Contact lenses can significantly improve vision, which is great. But contact wearers often use them improperly. Contacts are mostly safe, but if you make mistakes in how you clean and wear them, you could be putting yourself at risk for a number of complications:

  • Eye infections: Infections in your eyes can be serious. Since 2006, there have been three outbreaks of amoebic and fungal eye infections that were severe enough to cause blindness.
  • Allergies: Allergens can get trapped behind your lenses, causing a reaction.
  • Scratches: Dirt and debris on contact lenses can lead to scratches on your cornea.
  • Dry eyes: Chronic dry eye, a potentially serious and uncomfortable condition, can be triggered or worsened by inappropriate use of contact lenses.
  • Giant papillary conjunctivitis: This condition, in whichinflammation leads to uncomfortable bumps under your eyelids, is often caused by contact lenses.

To use enjoy better vision safely, take a look at these common mistakes you can avoid making with your contacts:

1. Not getting an eye checkup every year

Your vision seems to be about the same, and you don’t have any noticeable problems with your eyes, so you skipped the appointment this year, right? Many of us are guilty of this.

But if you wear contacts, you need to get an eye checkup every single year. Wearing contact lenses increases your risk of developing an eye infection and other complications even if you try to do everything right, so that annual appointment is important.

It’s also important to be sure you don’t need a new prescription. The changes in your vision may be slow enough that you don’t notice it worsening. Your annual eye exam also includes a screening for glaucoma and an overall evaluation of eye health.

2. Not cleaning your lenses correctly

A quick rinse with contact lens solution isn’t enough to clean your lenses. You’re automatically at an increased risk for eye infections because you wear contacts. You can reduce that risk by cleaning your lenses the right way. This means actually rubbing each lens with the cleaning solution, even if it’s labeled as “no rub.” Always rinse your lenses with store-bought solution. Homemade saline solution and tap water may contain infectious agents, but your packaged solution is sterile. Don’t use saliva either — it’s full of bacteria.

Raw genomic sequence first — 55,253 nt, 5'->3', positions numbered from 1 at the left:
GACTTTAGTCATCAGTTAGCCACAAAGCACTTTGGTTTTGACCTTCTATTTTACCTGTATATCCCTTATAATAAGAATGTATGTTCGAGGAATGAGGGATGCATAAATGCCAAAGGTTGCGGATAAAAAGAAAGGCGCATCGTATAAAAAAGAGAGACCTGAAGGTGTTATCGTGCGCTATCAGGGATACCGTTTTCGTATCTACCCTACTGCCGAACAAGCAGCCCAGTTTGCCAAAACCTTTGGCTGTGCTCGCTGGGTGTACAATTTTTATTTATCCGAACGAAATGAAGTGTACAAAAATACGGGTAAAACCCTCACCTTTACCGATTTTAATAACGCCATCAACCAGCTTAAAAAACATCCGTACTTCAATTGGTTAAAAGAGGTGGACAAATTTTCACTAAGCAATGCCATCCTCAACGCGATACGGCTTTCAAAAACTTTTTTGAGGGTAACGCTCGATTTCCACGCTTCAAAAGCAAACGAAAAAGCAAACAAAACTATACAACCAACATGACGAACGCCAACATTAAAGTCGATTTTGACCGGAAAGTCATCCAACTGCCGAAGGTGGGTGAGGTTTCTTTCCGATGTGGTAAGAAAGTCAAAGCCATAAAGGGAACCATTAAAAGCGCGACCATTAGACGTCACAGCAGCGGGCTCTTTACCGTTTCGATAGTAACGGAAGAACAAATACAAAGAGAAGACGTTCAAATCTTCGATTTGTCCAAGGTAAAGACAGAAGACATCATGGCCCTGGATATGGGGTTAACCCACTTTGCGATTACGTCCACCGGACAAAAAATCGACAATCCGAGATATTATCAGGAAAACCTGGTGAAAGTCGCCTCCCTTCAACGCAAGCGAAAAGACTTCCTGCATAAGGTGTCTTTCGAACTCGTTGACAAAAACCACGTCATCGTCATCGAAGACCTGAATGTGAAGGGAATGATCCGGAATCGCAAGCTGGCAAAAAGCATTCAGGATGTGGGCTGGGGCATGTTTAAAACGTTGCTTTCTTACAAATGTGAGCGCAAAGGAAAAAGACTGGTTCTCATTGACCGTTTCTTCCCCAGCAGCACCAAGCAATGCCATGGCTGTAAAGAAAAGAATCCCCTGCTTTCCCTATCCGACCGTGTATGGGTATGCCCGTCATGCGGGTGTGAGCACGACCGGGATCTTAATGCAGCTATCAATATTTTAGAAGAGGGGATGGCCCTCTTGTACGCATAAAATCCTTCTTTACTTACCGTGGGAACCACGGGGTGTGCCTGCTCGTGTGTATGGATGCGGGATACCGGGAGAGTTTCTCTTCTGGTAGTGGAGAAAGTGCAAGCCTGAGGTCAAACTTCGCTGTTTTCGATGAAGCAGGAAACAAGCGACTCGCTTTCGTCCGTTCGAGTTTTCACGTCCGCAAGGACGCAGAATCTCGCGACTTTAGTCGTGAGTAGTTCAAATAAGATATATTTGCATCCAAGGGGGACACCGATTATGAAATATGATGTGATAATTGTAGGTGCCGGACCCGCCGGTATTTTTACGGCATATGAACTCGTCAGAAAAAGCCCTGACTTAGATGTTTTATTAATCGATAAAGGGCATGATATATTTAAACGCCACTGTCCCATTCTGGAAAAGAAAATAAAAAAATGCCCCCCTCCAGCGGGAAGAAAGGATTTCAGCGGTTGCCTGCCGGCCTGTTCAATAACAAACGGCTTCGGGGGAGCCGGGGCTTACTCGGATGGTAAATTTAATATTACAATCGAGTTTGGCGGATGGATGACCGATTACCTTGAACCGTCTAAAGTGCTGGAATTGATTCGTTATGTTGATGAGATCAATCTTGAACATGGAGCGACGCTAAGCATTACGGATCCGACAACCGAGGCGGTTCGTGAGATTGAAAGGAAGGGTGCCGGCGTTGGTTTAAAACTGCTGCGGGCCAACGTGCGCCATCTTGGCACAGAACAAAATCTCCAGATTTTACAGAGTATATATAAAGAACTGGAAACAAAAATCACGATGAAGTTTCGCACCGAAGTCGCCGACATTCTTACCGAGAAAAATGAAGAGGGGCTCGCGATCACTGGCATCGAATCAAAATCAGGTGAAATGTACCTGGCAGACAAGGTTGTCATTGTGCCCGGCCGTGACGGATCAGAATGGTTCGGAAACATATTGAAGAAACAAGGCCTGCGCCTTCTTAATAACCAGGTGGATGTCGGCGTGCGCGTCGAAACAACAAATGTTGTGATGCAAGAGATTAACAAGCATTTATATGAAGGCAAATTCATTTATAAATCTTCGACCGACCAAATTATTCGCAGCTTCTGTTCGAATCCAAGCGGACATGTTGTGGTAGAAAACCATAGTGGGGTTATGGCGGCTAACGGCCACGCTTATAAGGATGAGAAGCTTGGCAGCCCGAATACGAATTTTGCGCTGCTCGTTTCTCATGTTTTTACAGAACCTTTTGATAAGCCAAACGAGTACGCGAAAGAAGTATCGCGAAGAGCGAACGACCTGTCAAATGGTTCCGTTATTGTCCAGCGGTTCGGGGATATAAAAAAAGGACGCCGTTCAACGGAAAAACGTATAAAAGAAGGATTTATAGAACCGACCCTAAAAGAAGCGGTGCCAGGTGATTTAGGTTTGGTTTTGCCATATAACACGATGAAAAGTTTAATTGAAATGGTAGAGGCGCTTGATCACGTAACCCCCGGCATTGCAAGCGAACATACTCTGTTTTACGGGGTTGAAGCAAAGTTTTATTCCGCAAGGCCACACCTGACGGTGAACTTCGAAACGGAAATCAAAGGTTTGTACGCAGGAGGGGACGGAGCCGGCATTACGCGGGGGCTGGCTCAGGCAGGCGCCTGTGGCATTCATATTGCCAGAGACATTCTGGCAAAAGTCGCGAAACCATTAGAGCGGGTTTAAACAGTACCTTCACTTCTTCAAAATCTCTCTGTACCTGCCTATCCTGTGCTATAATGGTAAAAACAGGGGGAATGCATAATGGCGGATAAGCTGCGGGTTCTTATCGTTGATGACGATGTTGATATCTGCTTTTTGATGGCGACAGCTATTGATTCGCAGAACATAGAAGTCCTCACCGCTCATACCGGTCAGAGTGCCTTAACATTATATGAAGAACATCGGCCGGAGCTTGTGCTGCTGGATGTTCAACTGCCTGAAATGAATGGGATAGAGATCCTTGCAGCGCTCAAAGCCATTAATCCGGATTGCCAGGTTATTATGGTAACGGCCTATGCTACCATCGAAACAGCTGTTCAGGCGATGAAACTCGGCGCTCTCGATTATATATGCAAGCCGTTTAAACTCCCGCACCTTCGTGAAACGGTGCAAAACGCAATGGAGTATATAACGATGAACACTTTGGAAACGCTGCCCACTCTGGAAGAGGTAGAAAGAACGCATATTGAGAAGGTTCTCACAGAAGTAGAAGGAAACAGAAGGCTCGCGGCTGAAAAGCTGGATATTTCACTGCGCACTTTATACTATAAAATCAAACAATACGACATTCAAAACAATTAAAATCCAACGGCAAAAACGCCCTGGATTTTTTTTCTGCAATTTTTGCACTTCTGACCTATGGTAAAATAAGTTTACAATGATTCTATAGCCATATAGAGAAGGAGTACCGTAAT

3. Handling your lenses with dirty hands

You can take all the steps necessary to wash your lenses as recommended. But if you do so without washing your hands, none of it matters. You could be introducing bacteria, viruses, fungus, or amoebic parasites to your contacts, increasing your risk of eye infections later. Wash your hands thoroughly with soap and water, and then dry them with a clean towel before handling your lenses.

4. Sleeping in your contacts

Some lenses can be worn overnight, and if that includes your contacts, your doctor will tell you. Otherwise, you should never sleep in contact lenses. Doing so increases the risk of getting a corneal infection. Even those extended-wear lenses that are designed to be worn all night carry some increased risk of infection.

5. Swimming with contacts

Immersing your head in any type of water when you’re wearing contact lenses is a bad idea. Avoid swimming anywhere with your lenses in, and take your lenses out before a bath or shower. Don’t wear them in a hot tub, even if you don’t think you’ll be dunking your head. Getting water in your eyes with contacts on increases your risk of developing an infection. Just one dip into water can cause bacteria to start growing on your lenses. Take your contacts out before going in water, and wear your glasses, get prescription swim goggles, or make do without any correction.

6. Wearing daily lenses as extended lenses

It can be tempting to wear your contact lenses longer than is recommended, especially those times when you run out and don’t have time to get more. Daily lenses are designed to be used for one day, no longer. These “soft” contact lenses are more expensive, but they carry a lower risk of infection as long as you dispose of them as often as is recommended. Wearing these lenses longer can lead to serious eye damage, including corneal infections, temporarily impaired vision, and intolerance to lenses.

7. Not getting a prescription for “decorative” contact lenses

Decorative contact lenses are used for fashion, not for vision correction. These include lenses that change the color of your iris, as well as contacts used for Halloween or theater costumes. Although most of these products don’t correct vision, they are considered medical devices and are evaluated by the U.S. Food and Drug Administration. You should only wear them under the direction of an eye doctor to ensure you know how to use them correctly and safely.

The takeaway

Wearing contact lenses is a great modern convenience. For many, it beats wearing glasses every day, but it comes with risks. Avoid making these common mistakes, and you can significantly reduce the risk of getting an infection or damage that could really harm your eyes.